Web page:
Little noted in anthropological circles is the kinship between the preindustrial, bush animist and the modern, urban, apartment dweller (sub-species homo sapiens apartmentopithecus). The animist, desiring light, might rub two sticks together and petition the god of fire; seeking information, put his ear to the ground and wait for vibration. Apartmentopicthecus, in need of light, flicks a kind of stick by the door, invoking the wall god Electra (of the city); searching for information, he puts his ear to a phone and receives waves. In difficulty, the animist calls on the powers of the shaman. Awash in sea of troubles, apartmentopicthecus calls the all knowing Super (intending many things, but quick resolution of the troubles not likely). How well it is that either understands the nature of the forces relied on is a matter to be considered.

So it is that Newbie Mr., recently of home-owner designation, but of the apartmentopictheci in origin and by longstanding let there be no doubt, confronts the operation and maintenance of his and Newbie Ms.’s new 37 foot motor home.

It has been suggested to Newbie Mr., by the way, that he provide some sort of name for what is rather too generally and commercially classified as a recreational vehicle. He had suggested “Gladys,” but was reminded by the Ms. that such is the name of Cheryl and Eli’s darling pit bull. Of late, he was inclined toward Moondog; however, given the MH’s existing for the Mr. as something of a black box, the inner workings of which remain an awesome mystery, he is more currently inclined, in homage to the late, great Kubrick, to regard it as Obelisk.

Newbies Mr. and Ms. have apparently begun their journey in probably a full year’s haste – and dangerously so.

Obelisk, then, when approached as to its operation offers up the following. There is, to begin, a rather surfacy CD of epic Demillian dimension. Of certainly greater penetration is the collection of operating manuals, probably 30 in number (with one or more manuals for each system of the vehicle), occupying a canvass carrying case larger than President-elect Obama’s national security briefing book. Somewhere about page 75 of the primary operating manual – and days after taking up habitation in Obelisk – one encounters the injunction not to operate the motor home until one has read all of the manuals. Newbies Mr. and Ms. have apparently begun their journey in probably a full year’s haste – and dangerously so.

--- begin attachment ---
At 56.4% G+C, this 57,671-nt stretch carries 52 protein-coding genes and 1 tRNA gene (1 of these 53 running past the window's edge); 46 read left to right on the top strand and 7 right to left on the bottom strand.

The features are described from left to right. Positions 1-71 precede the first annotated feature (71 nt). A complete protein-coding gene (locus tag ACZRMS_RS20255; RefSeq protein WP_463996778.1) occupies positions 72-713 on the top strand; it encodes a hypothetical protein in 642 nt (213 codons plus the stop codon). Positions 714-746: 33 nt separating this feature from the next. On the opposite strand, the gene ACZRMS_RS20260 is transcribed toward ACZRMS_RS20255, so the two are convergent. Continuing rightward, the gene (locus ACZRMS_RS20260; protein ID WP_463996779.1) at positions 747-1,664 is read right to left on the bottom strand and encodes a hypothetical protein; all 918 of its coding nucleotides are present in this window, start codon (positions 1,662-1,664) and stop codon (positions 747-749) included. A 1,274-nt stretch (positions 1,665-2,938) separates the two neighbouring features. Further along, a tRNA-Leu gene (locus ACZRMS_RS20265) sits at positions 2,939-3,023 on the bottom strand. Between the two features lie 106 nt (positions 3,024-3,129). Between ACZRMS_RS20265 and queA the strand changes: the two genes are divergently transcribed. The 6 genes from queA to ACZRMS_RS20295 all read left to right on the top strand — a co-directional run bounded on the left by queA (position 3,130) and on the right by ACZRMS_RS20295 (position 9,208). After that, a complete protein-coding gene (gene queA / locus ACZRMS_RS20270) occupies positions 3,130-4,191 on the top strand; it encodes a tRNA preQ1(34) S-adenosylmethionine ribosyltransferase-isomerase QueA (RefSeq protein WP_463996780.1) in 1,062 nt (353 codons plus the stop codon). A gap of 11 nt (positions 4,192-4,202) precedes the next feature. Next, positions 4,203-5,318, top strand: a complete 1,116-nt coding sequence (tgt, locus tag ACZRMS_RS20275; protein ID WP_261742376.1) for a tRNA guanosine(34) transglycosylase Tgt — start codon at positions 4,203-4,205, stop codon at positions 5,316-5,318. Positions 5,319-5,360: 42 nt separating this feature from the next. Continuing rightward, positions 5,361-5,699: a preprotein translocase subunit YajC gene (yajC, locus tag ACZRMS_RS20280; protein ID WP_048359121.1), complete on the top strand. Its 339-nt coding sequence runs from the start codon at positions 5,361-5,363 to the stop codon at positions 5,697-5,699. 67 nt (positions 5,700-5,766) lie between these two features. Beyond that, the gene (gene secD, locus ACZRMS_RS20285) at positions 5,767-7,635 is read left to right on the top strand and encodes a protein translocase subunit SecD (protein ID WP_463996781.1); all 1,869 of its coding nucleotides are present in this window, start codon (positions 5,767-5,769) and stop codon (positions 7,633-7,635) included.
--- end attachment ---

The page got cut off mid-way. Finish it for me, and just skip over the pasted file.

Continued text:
For even more delightful than the sheer breadth of what awaits in the pages of operation is the tone in which guidance is offered. Nearly every page enjoins the reader, with the aid of the frightful and trianglularly enclosed exclamatory warning and danger sign, that engagement in the activity one is about to begin can have dire consequences. Indeed, drawing open a cupboard door in the kitchen area – and from what area of living does one hope to receive greater comfort? – Newbie Mr. is greeted on the inner part by fully three blaring triangles and exclamations explicitly declaring “Danger! Warning! Danger!” (Hal? Is that you? Hal?) Getting anything wrong, one is clearly meant to be informed, is an unhappy event that can lead not only to “serious injury,” but also – just so you know – “death.”

Well, okay, then.

Thus it is that Newbie Mr. approaches, for instance, the operation, for the first time, of the water heater, which may or may not have a pilot light or electric igniter, may or may not operate by electricity or propane gas or both, and may or may not be 6 or 10 gallons, all depending on Newbie Mr.’s particular motor-home model and floor plan, device manufacturer, and personal astrological sign. It would perhaps worry the Mr. less were it not that the manual, in obligatory operating instructional manner, directs him to initiate operation by employment of the “remote” on/off switch without deigning to inform him of where the remote switch is remotely to be found. And, of course, triangles nearly hover in the air.

With the initial engagement of each system, then, Newbie Mr. is put in mind of the observing physicists at Alamogordo, during that first nuclear test in 1945, when, theoretically, they could not be entirely certain that

She's Not Worried
She's Not Worried

the splitting of the first atom would fail to start an atmospheric chain reaction that could incinerate the earth. (Admirably – particularly of those inclined toward incineration – they possessed the ironic detachment to place bets on the outcome.) The Mr. reaches for each switch and knob recalling J. Robert Oppenheimer as he gazed fearfully at that first mushroom cloud, himself recalling at the moment the Bhagavad-Gita, when he muttered, “I am become Death, destroyer of worlds.” Newbie Mr. is faintly comforted to know that any erroneous gesture by him – freighted now with such cataclysmic possibility – will leave him neither subject to remorse nor available for recrimination.

by AJA

Banning, California; November 2008

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